A Better World

In his whirlwind tour of three American cities last week before departing for Rome, Pope Francis inspired crowds totaling close to a million people at the World Meeting of Families in Philadelphia, prodded politicians in Washington to reach out to the less fortunate, especially immigrants, and exhorted world leaders gathered at the United Nations to… Read More

Our Soundtracks

National Public Radio’s “Morning Edition” featured a fascinating segment two weeks ago on the research of acoustic biologists who are mapping out the sounds of entire ecosystems. It featured an interview with neuroscientist Seth Horowitz, who is particularly interested in the impact of sound on the evolution of the human brain. “The brain is really… Read More

Finding the Joy

Walking into a photo shoot is certainly an overwhelming experience — all the more so when you’re coming home to a house full of eight children! A little background: I had just returned home last Friday and was in the process of hugging my kids when I simultaneously greeted a photographer from The Baltimore Sun… Read More

Adapt and Move On

Pay as you go. Do it yourself. Steady as she goes. Take a look around and you’ll likely see a challenging world out there for your neighborhood synagogues, and the above options are only some of the new models “old” institutions are trying in order to keep up with the times. Even in the Orthodox… Read More

New Year, New Leaf

If my email inboxes — which aggregate messages not only dealing with the community here in Baltimore, but in Washington, D.C., Pittsburgh and Philadelphia (all markets served by JT publisher Mid-Atlantic Media) as well — are any indication of reality, the only thing people seem to be talking about these days is the Iran deal…. Read More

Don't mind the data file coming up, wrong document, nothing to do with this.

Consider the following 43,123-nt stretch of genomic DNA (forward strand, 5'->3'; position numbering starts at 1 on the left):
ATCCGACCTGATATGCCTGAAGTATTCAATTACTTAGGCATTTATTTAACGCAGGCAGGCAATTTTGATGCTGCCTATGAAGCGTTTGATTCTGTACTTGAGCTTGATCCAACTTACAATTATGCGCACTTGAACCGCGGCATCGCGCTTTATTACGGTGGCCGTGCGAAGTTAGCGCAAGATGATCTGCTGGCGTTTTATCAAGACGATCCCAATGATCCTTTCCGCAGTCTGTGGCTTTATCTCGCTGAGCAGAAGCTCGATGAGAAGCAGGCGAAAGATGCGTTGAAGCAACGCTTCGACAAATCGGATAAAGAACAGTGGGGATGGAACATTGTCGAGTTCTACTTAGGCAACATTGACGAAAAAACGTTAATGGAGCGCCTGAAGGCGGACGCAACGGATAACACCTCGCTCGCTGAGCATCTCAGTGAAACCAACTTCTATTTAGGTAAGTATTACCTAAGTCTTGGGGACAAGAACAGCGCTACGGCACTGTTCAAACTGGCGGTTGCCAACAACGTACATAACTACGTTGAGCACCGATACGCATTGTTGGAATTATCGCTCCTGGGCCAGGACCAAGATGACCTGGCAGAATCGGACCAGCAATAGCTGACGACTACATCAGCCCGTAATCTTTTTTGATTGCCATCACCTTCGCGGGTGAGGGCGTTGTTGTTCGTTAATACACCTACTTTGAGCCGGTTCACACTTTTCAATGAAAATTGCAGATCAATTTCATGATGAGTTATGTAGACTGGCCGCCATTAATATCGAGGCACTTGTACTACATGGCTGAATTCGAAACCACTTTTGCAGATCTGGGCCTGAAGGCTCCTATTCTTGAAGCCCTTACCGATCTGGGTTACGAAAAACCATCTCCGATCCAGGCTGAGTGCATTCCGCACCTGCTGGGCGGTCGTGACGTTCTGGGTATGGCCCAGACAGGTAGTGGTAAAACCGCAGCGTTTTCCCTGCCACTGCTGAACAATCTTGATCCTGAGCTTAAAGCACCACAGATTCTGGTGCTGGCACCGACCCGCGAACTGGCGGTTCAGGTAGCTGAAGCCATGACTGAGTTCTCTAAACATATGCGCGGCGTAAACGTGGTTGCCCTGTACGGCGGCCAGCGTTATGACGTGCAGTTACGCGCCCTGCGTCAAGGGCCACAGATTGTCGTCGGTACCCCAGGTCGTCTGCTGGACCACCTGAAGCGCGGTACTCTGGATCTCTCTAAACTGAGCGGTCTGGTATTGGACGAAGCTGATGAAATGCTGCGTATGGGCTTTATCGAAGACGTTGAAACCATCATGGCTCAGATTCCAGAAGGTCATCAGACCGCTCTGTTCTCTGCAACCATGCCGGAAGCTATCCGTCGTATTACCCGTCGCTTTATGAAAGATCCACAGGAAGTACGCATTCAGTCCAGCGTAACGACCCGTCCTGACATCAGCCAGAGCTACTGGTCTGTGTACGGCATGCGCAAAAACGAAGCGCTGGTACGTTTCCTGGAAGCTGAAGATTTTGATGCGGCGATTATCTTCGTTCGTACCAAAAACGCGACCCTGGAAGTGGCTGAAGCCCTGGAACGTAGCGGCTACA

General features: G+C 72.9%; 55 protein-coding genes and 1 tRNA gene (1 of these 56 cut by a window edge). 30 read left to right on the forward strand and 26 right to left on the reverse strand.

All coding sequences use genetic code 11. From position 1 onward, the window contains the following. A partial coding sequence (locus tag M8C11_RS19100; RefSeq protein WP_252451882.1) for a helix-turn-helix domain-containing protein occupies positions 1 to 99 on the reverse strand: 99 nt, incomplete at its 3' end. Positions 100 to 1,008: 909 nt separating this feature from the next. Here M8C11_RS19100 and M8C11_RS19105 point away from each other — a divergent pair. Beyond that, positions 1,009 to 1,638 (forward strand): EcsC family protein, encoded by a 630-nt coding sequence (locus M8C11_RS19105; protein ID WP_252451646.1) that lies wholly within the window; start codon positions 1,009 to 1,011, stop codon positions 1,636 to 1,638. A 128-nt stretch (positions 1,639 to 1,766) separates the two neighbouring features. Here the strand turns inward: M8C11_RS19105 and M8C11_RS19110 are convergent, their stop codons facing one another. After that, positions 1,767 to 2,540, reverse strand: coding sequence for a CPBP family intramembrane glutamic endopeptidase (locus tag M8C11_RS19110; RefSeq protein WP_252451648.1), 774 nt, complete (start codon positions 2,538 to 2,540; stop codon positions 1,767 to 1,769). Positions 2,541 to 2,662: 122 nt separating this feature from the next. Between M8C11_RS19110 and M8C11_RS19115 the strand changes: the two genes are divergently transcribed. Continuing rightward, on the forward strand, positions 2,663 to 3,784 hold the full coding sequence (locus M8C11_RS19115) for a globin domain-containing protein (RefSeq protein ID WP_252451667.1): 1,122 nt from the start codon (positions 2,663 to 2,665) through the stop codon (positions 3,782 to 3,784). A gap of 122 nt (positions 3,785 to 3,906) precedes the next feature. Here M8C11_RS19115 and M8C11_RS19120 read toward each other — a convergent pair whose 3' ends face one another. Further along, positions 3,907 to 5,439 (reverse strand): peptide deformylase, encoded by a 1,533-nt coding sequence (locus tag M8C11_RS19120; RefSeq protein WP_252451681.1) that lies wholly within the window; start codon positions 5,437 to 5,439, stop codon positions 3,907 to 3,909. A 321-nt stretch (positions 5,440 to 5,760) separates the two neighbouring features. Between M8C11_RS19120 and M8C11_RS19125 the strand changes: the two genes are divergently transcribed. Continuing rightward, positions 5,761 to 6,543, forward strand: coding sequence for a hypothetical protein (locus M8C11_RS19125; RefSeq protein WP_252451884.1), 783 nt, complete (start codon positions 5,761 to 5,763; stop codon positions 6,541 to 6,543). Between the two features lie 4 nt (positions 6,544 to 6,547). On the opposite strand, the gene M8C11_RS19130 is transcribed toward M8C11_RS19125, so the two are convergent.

Neighborhood Fear

Fear of the unknown, writes H.P. Lovecraft, is “the oldest and strongest kind of fear.” Unfortunately, I learned that lesson well last month as my family and I found ourselves at the mercy of a burglar who for whatever reason chose not to come upstairs. The reason I am sharing this story now, coinciding with… Read More

A Shining Exemplar

There’s no question that Israel faces an uphill battle getting steeper with time in the court of public opinion. Whether from the boycott, divestment and sanctions (BDS) movement, entrenched institutional and societal anti-Semitism in Europe or an American predisposition to back the perceived underdog in any conflict, the Jewish state largely faces a deck stacked… Read More

As Jews, We Are One Family

The last — and only — time I was in Curacao, the tiny Dutch Caribbean island just off the coast of Venezuela, it was as part of a press junket to explore the country’s long Jewish history. (It has the oldest Jewish community in the Americas, and Mikvé Israel-Emanuel Synagogue, built in 1732, is the… Read More

Judaism Renewed

To this day, most American Jews’ ideas of Jewish life in the “Old Country” of pre-World War II Eastern Europe center around an idyllic kind of shtetl living a la “Fiddler on the Roof” or of the kind of urban, irreligious intellectual elite that called Berlin home. Neither is inherently wrong, but neither is correct…. Read More

On Iran, a Spit Decision

I began this week with a curious phrase I never thought I’d be forced to use as a parent, much less as an adult. And yet, there I was, calmly consoling and disciplining my screaming 7-year-old with this logical gem: “If you don’t want anyone to spit in your cereal, don’t spit in theirs.” At… Read More